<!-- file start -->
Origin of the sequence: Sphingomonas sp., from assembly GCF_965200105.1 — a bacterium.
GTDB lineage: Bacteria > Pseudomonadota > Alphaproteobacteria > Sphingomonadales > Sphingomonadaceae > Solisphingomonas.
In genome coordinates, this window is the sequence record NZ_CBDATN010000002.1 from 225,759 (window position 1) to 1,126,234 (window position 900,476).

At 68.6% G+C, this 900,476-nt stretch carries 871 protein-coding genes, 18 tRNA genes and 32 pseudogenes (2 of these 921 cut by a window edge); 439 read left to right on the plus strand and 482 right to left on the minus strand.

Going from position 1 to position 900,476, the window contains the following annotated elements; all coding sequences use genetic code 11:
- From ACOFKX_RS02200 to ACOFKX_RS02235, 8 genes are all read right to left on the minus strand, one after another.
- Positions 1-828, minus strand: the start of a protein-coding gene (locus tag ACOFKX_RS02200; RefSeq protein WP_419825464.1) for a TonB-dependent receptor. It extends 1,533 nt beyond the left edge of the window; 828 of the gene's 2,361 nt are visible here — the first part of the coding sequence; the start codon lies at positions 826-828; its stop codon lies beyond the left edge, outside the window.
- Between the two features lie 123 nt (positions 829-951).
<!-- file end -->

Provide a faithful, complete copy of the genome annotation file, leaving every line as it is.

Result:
Origin of the sequence: Sphingomonas sp., from assembly GCF_965200105.1 — a bacterium.
GTDB lineage: Bacteria > Pseudomonadota > Alphaproteobacteria > Sphingomonadales > Sphingomonadaceae > Solisphingomonas.
In genome coordinates, this window is the sequence record NZ_CBDATN010000002.1 from 225,759 (window position 1) to 1,126,234 (window position 900,476).

At 68.6% G+C, this 900,476-nt stretch carries 871 protein-coding genes, 18 tRNA genes and 32 pseudogenes (2 of these 921 cut by a window edge); 439 read left to right on the plus strand and 482 right to left on the minus strand.

Going from position 1 to position 900,476, the window contains the following annotated elements; all coding sequences use genetic code 11:
- From ACOFKX_RS02200 to ACOFKX_RS02235, 8 genes are all read right to left on the minus strand, one after another.
- Positions 1-828, minus strand: the start of a protein-coding gene (locus tag ACOFKX_RS02200; RefSeq protein WP_419825464.1) for a TonB-dependent receptor. It extends 1,533 nt beyond the left edge of the window; 828 of the gene's 2,361 nt are visible here — the first part of the coding sequence; the start codon lies at positions 826-828; its stop codon lies beyond the left edge, outside the window.
- Between the two features lie 123 nt (positions 829-951).